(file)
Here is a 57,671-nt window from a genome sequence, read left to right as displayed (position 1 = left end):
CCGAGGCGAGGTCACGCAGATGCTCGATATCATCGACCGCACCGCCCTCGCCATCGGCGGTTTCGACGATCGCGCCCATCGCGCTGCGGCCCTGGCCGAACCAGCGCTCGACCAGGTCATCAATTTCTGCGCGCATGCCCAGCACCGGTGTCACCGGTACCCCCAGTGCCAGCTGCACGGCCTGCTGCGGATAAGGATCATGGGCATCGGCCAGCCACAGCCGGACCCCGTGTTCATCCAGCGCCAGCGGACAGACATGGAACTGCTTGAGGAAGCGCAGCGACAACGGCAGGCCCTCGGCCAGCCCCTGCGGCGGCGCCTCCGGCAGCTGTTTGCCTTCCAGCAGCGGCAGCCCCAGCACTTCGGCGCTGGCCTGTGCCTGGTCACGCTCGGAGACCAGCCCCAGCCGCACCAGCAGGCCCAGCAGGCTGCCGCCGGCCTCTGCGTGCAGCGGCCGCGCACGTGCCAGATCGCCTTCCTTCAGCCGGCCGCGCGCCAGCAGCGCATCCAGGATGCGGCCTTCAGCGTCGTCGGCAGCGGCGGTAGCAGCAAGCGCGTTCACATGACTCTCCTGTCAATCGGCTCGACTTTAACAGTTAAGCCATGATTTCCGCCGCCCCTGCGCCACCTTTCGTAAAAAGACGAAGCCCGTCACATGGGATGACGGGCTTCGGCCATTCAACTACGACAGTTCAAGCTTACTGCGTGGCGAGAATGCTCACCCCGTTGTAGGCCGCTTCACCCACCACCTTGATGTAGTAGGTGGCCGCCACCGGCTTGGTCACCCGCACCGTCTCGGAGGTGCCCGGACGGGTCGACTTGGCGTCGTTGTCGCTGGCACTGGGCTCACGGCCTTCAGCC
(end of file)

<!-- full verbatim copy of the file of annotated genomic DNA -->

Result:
Here is a 57,671-nt window from a genome sequence, read left to right as displayed (position 1 = left end):
CCGAGGCGAGGTCACGCAGATGCTCGATATCATCGACCGCACCGCCCTCGCCATCGGCGGTTTCGACGATCGCGCCCATCGCGCTGCGGCCCTGGCCGAACCAGCGCTCGACCAGGTCATCAATTTCTGCGCGCATGCCCAGCACCGGTGTCACCGGTACCCCCAGTGCCAGCTGCACGGCCTGCTGCGGATAAGGATCATGGGCATCGGCCAGCCACAGCCGGACCCCGTGTTCATCCAGCGCCAGCGGACAGACATGGAACTGCTTGAGGAAGCGCAGCGACAACGGCAGGCCCTCGGCCAGCCCCTGCGGCGGCGCCTCCGGCAGCTGTTTGCCTTCCAGCAGCGGCAGCCCCAGCACTTCGGCGCTGGCCTGTGCCTGGTCACGCTCGGAGACCAGCCCCAGCCGCACCAGCAGGCCCAGCAGGCTGCCGCCGGCCTCTGCGTGCAGCGGCCGCGCACGTGCCAGATCGCCTTCCTTCAGCCGGCCGCGCGCCAGCAGCGCATCCAGGATGCGGCCTTCAGCGTCGTCGGCAGCGGCGGTAGCAGCAAGCGCGTTCACATGACTCTCCTGTCAATCGGCTCGACTTTAACAGTTAAGCCATGATTTCCGCCGCCCCTGCGCCACCTTTCGTAAAAAGACGAAGCCCGTCACATGGGATGACGGGCTTCGGCCATTCAACTACGACAGTTCAAGCTTACTGCGTGGCGAGAATGCTCACCCCGTTGTAGGCCGCTTCACCCACCACCTTGATGTAGTAGGTGGCCGCCACCGGCTTGGTCACCCGCACCGTCTCGGAGGTGCCCGGACGGGTCGACTTGGCGTCGTTGTCGCTGGCACTGGGCTCACGGCCTTCAGCC